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Former lobbyist details how privatizers are trying to end public education

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Strauss, Valerie
Publication Date: 
16 Apr 2021


A few years ago I ran a piece by Joanne Barkan about the long history of the movement to privatize public education. It began:

When champions of market-based reform in the United States look at public education, they see two separate activities — government funding education and government running schools. The first is okay with them; the second is not. Reformers want to replace their bête noire — what they call the “monopoly of government-run schools” — with freedom of choice in a competitive market dominated by privately run schools that get government subsidies.

Today, that privatization movement is alive and pushing ahead, with Republican legislators in 16 states actively pushing bills to create or expand school vouchers and/or charter schools that are part of that movement.

This post — a continuation of sorts of the Barkan article — is a discussion with a man named Charles Siler, who was once a lobbyist for school privatizers but who came to oppose the very thing he was working toward. Siler worked for two privatization organizations, including the Goldwater Institute in Arizona, where his job was to persuade legislators to pass laws that privatize public services, especially K-12 schooling.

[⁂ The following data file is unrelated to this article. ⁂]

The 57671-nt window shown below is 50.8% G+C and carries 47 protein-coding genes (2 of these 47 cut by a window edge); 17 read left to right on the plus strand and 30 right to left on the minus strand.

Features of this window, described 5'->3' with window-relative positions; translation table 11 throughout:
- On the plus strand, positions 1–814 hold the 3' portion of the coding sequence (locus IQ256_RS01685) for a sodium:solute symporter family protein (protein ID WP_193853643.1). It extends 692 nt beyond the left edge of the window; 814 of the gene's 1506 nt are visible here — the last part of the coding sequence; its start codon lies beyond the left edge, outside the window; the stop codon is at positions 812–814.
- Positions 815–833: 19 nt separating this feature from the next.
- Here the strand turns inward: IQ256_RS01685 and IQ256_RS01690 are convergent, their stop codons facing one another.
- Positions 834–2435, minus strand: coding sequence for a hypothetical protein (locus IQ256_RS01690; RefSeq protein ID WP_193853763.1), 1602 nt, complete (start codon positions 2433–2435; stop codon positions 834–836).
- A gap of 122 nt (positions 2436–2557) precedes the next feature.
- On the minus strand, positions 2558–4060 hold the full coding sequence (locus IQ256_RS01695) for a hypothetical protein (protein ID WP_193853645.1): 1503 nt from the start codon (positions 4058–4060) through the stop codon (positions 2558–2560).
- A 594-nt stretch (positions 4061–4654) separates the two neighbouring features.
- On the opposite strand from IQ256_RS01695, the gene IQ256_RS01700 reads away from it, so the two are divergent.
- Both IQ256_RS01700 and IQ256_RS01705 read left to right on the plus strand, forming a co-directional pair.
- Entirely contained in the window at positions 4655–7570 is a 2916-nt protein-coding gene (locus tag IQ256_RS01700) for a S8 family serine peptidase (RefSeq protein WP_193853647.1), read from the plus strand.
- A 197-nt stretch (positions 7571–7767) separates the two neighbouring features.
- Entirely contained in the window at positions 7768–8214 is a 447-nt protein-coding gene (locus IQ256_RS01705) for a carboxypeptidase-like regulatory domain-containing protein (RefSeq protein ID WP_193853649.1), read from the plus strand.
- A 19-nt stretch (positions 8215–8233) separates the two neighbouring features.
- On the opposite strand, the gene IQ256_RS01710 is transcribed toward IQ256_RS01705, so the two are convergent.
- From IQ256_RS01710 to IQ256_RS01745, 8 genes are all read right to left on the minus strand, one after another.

In March, Siler had a conversation with education historian and activist Diane Ravitch as well as with podcaster Jennifer Berkshire, in which he provided insight into the playbook used by “school choice” proponents, the belief system that drives them and their long-term objective. He makes it very clear: Their ultimate goal is to dismantle K-12 public schools.

Carol Burris, a former prizewinning principal and executive director of the nonprofit advocacy group the Network for Public Education, did a Q&A with Siler on the same issues. Here’s the interview Burris did with Siler:

BURRIS: Charles, can you tell me about yourself — specifically, for whom did you work as a lobbyist for privatizing public services, and why did you leave that work?

SILER: I am Charles Siler, former Army public affairs and graduate of George Mason University with an economics degree. I lobbied and did public relations for the Goldwater Institute in Phoenix, Arizona, and the Foundation for Government Accountability in Naples, Florida. Both organizations are part of the State Policy Network, a collection of libertarian/conservative policy organizations around the country. While there, I promoted medical freedom legislation, programs to increase limitations on public assistance programs and school privatization programs.